≡ Menu

How to Do Something Even When You Don’t Feel Like Doing It


Image: http://www.flickr.com/photos/grrphoto/ / CC BY 2.0

“The successful person has the habit of doing the things failures don’t like to do. They don’t like doing them either necessarily. But their disliking is subordinated to the strength of their purpose.“
E.M Gray

“Discipline is the bridge between goals and accomplishments.”
Jim Rohn

“With self-discipline most anything is possible.”
Theodore Roosevelt

Often you have to do something you don’t feel that much like doing. Such is life. Maybe it’s telephone call where you risk rejection in some way. Maybe it is finishing a report or essay for work/school. Maybe it’s just about getting those dishes done or going to the gym.

So what do you do? Do you get up off the chair and get going? Or do you procrastinate and decide to do it “another day”?

I do a bit of both. But I have found a few ways to improve my consistency – one of the most important things for any kind of success – pretty dramatically and make things easier.

Step 1: Accept it.

When you feel resistance within towards doing something the natural instinct may be to try to push that feeling away. To brush it off. I have found that doing the opposite and just accepting that it is there can do wonders.

Tell yourself: “This is how I feel right now and I accept it”.

This sounds counterintuitive and perhaps like you’re giving up. However by accepting how you feel instead of resisting it you reduce the emotional energy that you are feeding into this problem. It then tends to just kinda lose speed like a car that runs out of fuel. And oftentimes it becomes so weak after while that it just moves out of your inner focus and disappears.

This step may be all you need to reduce the negative feelings enough to be able to start taking action. If not, move on to the next step.

Step 2: List the positives.

After you have accepted how you feel list the positives of getting this thing done. Do it on paper, on your computer or just in your head.

When you don’t feel like doing something it’s very easy to get stuck and just focus on the negative aspects such as it being hard work or the risk of pain or failure.

So you need to change what you are focusing on to motivate yourself to take action. Making a list of positives like benefits and possible opportunities can be very effective for turning your focus around.

If you have problems getting started ask yourself questions that will empower you. Questions like:

  • What is awesome about this situation?
  • What is the hidden opportunity in this situation?

You can pretty much always find positives about anything. There are lessons to be learned about yourself and your world and opportunities to be found if you look at things the right way.

Step 3: Just do it.

You should now have reduced much of the resistance within and feel more motivated to start taking action and getting your thing done.

It is at this point tempting to start thinking again. To reconsider and ponder. But I have found that if you do that then it easy to fall back into the same place where you began. You start to question doing this. Your focus starts to turn back to the negative aspects again.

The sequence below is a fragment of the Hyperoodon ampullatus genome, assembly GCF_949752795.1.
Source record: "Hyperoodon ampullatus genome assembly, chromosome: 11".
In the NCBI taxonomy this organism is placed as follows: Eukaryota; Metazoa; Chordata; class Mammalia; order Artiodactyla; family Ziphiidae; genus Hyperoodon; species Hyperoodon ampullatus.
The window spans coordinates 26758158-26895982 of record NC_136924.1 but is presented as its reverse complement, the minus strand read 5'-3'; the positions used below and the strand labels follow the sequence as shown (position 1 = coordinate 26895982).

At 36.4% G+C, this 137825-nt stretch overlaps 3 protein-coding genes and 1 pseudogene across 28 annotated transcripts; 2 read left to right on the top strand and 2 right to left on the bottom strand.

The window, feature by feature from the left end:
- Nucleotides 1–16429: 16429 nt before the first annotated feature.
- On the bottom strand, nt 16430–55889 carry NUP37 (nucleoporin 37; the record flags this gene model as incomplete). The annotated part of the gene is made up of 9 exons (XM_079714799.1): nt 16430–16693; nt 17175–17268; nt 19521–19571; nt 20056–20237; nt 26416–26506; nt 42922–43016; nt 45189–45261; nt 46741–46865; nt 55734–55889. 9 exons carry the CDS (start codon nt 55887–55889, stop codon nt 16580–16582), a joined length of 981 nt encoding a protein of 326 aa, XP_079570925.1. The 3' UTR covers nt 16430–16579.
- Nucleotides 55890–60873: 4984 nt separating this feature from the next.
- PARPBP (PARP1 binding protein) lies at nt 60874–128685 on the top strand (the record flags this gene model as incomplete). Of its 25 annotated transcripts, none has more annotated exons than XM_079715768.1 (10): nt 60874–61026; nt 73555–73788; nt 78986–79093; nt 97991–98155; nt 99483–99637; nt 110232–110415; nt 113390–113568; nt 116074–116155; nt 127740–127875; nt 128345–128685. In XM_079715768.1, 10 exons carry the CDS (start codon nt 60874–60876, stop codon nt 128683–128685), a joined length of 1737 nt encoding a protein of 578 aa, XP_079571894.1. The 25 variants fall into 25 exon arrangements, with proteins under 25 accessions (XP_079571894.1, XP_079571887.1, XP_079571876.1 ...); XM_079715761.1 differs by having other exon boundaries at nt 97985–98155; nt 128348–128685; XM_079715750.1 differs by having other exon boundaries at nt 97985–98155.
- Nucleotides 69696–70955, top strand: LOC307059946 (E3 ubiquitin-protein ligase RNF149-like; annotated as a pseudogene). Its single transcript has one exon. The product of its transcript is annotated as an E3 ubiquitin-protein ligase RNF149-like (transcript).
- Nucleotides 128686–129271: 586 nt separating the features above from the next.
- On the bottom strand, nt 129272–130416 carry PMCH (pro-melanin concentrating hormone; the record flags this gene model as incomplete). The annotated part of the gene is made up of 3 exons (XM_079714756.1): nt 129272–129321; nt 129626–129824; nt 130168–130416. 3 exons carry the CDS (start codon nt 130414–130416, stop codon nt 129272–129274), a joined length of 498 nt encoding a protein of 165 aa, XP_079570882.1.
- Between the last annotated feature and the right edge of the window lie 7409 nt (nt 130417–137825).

So when I am at this point I usually just stop thinking and get my butt out of the chair. I get moving and I just do it.

If you enjoyed this article, please share it on Stumbleupon and Twitter. Thank you very much! =)



Print Friendly

Like what you've read? Then get email updates (it's free)

Join over 59,426 awesome subscribers who receive exclusive happiness and personal development tips every week!

Comments on this entry are closed.

  • Positively Present December 15, 2009, 4:56 pm

    List the postives is a GREAT one. It’s not always easy to do this, but it really can help you out!

  • Michelle @ Following Your Joy December 15, 2009, 5:38 pm

    Hi Henrik,

    My favorite line here is “What is awesome about this situation?” Love it! So often when I’m coaching my clients to move out of places where they’re feeling ‘stuck,’ our discussion centers around how they currently “see” the situation…and more importantly, how they could choose to see it differently.

    It’s amazing how liberating it can be to look at something from an entirely different and positive perspective. And the majority of the time, I will hear my clients say, “I never even THOUGHT of looking at it that way!” Good stuff.

    Life is what we make of it, right?

    • Henrik Edberg December 18, 2009, 2:27 pm

      Absolutely, people often get stuck in one perspective and start to think that it is “reality”. I think that is one reason why questions like these can be so liberating for people. It’s a bit like they see a new world.

  • Srinivas Rao December 15, 2009, 5:51 pm

    Heinrik,

    I think listing the positives is one of the most powerful aspects of this method. Usually asking yourself the question, what’s great about this is a really powerful thing. For example, I’ve been a somewhat messy job situation not being able to find one after finishing business school, but when I ask myself “what’s great about it” I find that there is actually quite a bit.

    • Henrik Edberg December 18, 2009, 2:28 pm

      Thanks for the comment, I am happy to hear that positive questions are helping you out.

  • Jon - Human Cargo December 15, 2009, 9:15 pm

    Henrik,